A few weeks ago my wife and I flew from Cork to London. The plane took off on time, the flight was without incident, the advanced electronics of the airliner brushed aside a gale at Stansted allowing it to land smoothly. A bendy bus was immediately at the aircraft steps and in half an hour we were on a fast train to London. At the underground station I took out my mobile phone, dialled an Indian restaurant near our home and reading the menu that sprang up on my screen ordered a three-course curry. We then took the underground, a train every one hundred seconds, crossing from north to south London in twenty minutes. Within a few moments of leaving our last station we were seated in a well appointed restaurant eating an excellent meal. It was 11.30 at night.
Most readers, if they live in the capital, will recognise this experience. If you live in the country, similar enjoyments are at your elbow. You can, thanks to agricultural science, walk into your well-stocked garden, or go inside to watch or listen to the latest theatre, music or film. For the scholarly, thanks to the Internet, limitless scholarship are a couple of mouse clicks away. If you fancy some fruit out of season, peaches are available in the local Waitrose, indeed any type of food from anywhere at any time. Nor will you be cold this winter. Thanks to nuclear power, renewable energy and natural gas every house is warm. Most of all, more and more of us now experience the surprise and delight of finding that in our seventies we are as fit and healthy as we were at fifty.
But turn on a radio, open a newspaper, or get into a political discussion and you would be forgiven for thinking we are living in the closing years of civilisation. The Visigoths at the gate, the public finances in ruins, our army on the run, the Emperor and his court given over to every type of vice and corruption, our sick dying on the floors of our hospitals, the transport system in ruins, our streets alive with acid throwers and muggers.
‘Oh for the good old times!’ cry conservatives.
Those of us old enough to remember the fifties and sixties will remember their sheer awfulness. The snobbery, the food shortages, the hell of travel, the deliberately bad, barely edible, ill served food, (how we sneered at foreign ‘muck’) the rudeness of shopkeepers, the shivering unheated houses, terrifying killer fogs, doctors who prescribed according to your accent, ‘dead language’ snobbery in our major universities and the subtle persecution of the self-educated – ‘too clever by half’. Democracy? Remember Lord Home, with an upper lip so stiff it looked as if he was continually at the dentist, ‘emerging’ as Prime Minister following his secret coronation by the 1922 committee. Remember the union bosses, taking orders from Moscow?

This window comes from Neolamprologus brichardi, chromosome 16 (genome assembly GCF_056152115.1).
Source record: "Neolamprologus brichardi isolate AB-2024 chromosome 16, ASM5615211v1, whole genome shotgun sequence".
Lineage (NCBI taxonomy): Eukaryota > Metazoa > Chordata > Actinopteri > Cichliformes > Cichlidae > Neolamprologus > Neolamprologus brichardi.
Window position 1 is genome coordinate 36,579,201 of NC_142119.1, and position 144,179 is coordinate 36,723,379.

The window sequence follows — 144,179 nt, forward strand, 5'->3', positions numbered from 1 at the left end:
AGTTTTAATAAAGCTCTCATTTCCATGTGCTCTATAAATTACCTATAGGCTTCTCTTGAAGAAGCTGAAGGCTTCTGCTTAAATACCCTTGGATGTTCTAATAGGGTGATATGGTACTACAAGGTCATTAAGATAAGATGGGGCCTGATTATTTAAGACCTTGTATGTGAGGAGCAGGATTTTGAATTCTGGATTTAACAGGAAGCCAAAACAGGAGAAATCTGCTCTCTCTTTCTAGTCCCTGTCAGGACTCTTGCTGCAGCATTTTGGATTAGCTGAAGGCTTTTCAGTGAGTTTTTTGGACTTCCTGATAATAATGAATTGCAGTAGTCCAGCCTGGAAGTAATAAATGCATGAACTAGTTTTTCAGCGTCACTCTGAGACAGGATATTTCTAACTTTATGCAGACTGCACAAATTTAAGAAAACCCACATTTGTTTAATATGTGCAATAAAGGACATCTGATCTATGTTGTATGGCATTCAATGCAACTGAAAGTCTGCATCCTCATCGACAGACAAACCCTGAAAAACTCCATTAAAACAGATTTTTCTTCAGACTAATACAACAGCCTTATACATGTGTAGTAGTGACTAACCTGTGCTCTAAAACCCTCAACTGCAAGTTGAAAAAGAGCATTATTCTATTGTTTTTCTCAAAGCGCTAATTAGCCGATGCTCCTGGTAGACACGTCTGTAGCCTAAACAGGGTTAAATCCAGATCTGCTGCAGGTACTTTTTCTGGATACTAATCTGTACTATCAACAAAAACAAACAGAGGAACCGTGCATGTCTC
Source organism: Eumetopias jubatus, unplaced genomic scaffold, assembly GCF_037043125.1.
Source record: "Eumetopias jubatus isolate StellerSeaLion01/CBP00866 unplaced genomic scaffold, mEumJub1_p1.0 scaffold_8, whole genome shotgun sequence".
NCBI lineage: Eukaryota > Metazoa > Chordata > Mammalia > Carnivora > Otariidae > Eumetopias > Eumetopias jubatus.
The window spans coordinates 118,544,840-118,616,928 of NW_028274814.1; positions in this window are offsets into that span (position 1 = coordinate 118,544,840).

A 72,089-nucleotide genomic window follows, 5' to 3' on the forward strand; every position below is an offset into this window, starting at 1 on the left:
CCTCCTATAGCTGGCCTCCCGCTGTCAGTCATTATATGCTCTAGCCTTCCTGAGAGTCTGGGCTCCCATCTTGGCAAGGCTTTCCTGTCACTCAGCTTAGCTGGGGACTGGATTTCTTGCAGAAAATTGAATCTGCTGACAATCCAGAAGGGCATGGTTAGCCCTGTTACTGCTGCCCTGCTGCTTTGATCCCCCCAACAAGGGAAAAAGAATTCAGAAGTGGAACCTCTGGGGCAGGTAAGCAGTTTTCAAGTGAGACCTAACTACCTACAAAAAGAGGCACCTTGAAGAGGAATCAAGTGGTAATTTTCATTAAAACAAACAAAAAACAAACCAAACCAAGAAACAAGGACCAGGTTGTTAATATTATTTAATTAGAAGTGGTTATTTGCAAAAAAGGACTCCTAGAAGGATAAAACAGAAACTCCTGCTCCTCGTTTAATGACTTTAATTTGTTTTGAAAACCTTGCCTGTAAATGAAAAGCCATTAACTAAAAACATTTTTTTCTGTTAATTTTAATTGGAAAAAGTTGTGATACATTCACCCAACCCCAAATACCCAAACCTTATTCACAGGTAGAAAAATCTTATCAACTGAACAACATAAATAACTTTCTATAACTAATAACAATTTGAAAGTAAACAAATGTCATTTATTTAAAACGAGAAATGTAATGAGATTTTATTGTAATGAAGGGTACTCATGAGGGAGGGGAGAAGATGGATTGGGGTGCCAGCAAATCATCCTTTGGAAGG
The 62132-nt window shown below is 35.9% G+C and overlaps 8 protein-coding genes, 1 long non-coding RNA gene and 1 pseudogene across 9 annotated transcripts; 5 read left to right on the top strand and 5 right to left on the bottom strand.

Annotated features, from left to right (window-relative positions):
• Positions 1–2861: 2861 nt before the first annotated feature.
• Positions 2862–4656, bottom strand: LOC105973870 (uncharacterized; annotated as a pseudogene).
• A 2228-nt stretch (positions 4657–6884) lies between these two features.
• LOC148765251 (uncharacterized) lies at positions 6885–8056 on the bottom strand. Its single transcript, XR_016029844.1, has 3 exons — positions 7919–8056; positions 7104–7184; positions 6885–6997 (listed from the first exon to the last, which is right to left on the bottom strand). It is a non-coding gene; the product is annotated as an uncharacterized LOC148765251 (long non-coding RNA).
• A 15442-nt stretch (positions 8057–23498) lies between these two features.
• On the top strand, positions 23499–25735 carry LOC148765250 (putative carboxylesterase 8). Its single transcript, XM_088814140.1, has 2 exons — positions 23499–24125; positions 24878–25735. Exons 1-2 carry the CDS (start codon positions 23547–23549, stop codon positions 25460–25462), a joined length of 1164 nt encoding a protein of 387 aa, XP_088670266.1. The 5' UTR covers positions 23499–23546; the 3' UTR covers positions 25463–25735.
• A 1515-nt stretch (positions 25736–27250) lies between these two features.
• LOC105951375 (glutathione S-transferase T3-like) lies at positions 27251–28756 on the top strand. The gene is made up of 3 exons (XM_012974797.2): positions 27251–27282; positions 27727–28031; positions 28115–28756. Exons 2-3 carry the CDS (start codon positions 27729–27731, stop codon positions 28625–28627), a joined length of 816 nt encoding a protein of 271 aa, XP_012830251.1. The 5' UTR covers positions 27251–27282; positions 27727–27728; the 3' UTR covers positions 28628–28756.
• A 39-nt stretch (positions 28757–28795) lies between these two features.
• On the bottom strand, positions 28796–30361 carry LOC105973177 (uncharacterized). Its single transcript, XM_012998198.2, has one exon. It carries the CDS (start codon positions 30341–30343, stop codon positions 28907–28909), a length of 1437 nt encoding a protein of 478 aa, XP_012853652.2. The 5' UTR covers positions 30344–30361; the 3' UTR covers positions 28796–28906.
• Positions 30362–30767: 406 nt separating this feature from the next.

Conservatives so often praise this world we should not be surprised the young have consigned us to it. They do not realise that good food, cheap travel, a long life, good housing, instant communications, easily available contraception, and education are products of advanced capitalism and technology, which we would not be enjoying if Conservative politicians such as Thatcher and Reagan hadn’t realised the only way to deliver them was via the free market. Instead they see the defects of capitalism, which unlike socialism are often self-correcting. Slowly but surely African countries are emerging from the polluting nightmare of post-colonial socialism, while China has leapt from a peasant economy to an advanced industrial power and is now embarked on a huge nuclear power building programme to curb its carbon emissions. Here at home investment in the countryside as an amenity has preserved green space, slums have given way to investment housing, while cheaper medical technology has brought falling death rates, (under capitalism every UK male adult gains 13.5 weeks life expectancy a year, a woman 9.8 weeks). While third world immigration has been an unmitigated disaster, Corbyn wants unlimited amounts of it; Eastern European migration, fuelled by cheap air travel, it’s only two and a half hours from Warsaw to London, has been a boon to our economy. Socialism on the other hand invariably leads to pollution and stagnation, witness the decaying and now fatal legacy of Labour’s tower blocks symbolised by Grenfell.
Who makes the case against Corbyn? The parliamentary Tory party is too stupid and too preoccupied with itself to even notice the peril we are in. The conservative faithful talk about Jacob Rees Mogg as a leader, but Labour’s high regard for him is worrying. On the other hand the left’s frenetic desire to show Boris Johnson at every opportunity in the worst possible light and the EU’s loathing of him means he is the only potential PM who could snatch victory from Corbyn. He speaks with optimism, eloquence and wit on behalf of capitalism, but his inexplicable gaff over Nazanin Zaghari-Ratcliffe, imprisoned by the Iranian mullas, has knocked him out of the race for now. Unless the ‘gaff’ is a trap laid by a fanatically pro-Europe Foreign Office leaving it a free hand to negotiate our re-entry, offering to sign us up for the Euro, and direct rule by Europe’s unelected commissioners.
The editorial in the December Edition of the Salisbury Review